“I fucking hate Thursday mornings.”
Philip looked up from his phone in the back seat of the cab. “What’s that?” They had come twelve miles from his house and these were the first words the taxi driver had uttered. He knew it was too good to be true, having a driver take him all the way to the office without any attempts at inane banter. And now, with less than half a mile to go, this fella has to open his cakehole.
“I said I hate Thursday mornings.”
Against his better judgement, Philip heard himself taking the bait. “Oh yeah? Why’s that?”
“The Walking Dead.”
“Lost interest after Season 2, mate.”
“Not the TV show,” said the driver. “The bleedin’ junkies. Look at the state of them.”
Philip pocketed his phone and leaned forward, perching himself in the gap between the driver and passenger seat. They were in slow-moving traffic on the quay along the River Liffey in Dublin city. While most of the pedestrians were waiting for the traffic lights to give them permission to cross the street, a small group of stick-thin people in tracksuits, clutching plastic carrier bags and Costa coffee cups, were shuffling out in front of speeding bicycles in a world of their own, oblivious to any potential dangers.
“The post office on the corner here,” the driver said. “Every Thursday morning. They all come down to pick up their dole, don’t they? Won’t miss that, even the ones who can barely walk.” He laughed. “Like Gandalf there.”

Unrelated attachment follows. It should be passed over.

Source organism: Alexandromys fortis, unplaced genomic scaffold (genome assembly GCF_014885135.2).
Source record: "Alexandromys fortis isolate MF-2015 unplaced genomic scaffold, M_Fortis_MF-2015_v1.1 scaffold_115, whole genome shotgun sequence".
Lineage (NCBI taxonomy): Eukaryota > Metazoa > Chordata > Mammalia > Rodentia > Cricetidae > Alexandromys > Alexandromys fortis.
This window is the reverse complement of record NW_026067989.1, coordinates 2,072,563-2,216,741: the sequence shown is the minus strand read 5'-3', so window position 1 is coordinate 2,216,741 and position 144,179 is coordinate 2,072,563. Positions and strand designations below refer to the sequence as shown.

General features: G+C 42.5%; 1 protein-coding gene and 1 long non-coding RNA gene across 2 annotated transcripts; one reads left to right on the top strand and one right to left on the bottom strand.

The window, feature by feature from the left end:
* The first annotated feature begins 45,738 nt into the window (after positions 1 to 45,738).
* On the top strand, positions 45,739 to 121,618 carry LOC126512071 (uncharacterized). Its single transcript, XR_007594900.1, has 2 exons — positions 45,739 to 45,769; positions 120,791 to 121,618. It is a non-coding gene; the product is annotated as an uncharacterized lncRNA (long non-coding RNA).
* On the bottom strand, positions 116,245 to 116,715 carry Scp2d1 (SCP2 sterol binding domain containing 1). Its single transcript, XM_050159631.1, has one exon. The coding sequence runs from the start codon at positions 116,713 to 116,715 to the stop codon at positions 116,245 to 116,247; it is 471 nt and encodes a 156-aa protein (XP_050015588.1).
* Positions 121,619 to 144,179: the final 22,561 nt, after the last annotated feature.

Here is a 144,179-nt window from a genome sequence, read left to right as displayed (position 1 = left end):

The driver lowered the window. As the herd filed past, they spoke to one another as if they weren’t talking to each other at all, broadcasting to anyone who could hear their signal with a monotonous drawl that was as sluggish as their gait. At the head of the posse was a man with a crutch. While he had a limp, he wasn’t using the aid to help him walk, he was holding it an inch or two above the ground. “Look at him. Holding it out like a metal detector. Maybe that’s it; it’s leading him to the post office. Christ knows he barely has any idea what day of the week it is, let alone where he is.”
“Maybe the crutch gives him his power,” said Philip.
“That’s it, that’s it,” said the driver. “Some Lord of the Flies shit. He who wields the crutch is the leader.”
“Leading his tribe.”
“Yeah, parting the morning rush hour like the fucking Red Sea.”
“Moses on methadone,” said Philip, regretting at once throwing petrol on the driver’s fire.
“That’s a good one, I like that. He’s going to come out now with his cash as soon as the post office opens and use it to buy some tablets, only they won’t be the kind you etch commandments into. Not stone tablets. Tablets to get stoned.”
This guy was on a roll now.
“Did you hear about the Olympics when they had them in Rio there a few years back?” Change of subject. Thank fuck. “They had these task forces that went around cleaning up the streets before all the dignitaries, the athletes, or the TV cameras rolled in. Well, when I say task force, I mean death squad. Cleansing the streets of its scum.”
“You mean homeless people?”
“Homeless, junkies, they’re all one and the same to me.”
Philip prayed for the lights to change.
“When I’m in power…”
“I’d napalm this place every week at this time. You know, with them all gathered in the one place. Like in Gremlins, you know, when they have them all shacked up in the cinema and they try to burn them.”
“Great reference,” said Philip, noting the amount on the meter and throwing some cash on to the passenger seat. “You know what, I’ll walk from here. Think, next week, I might try the bus.”
Photo by Victor Xok on Unsplash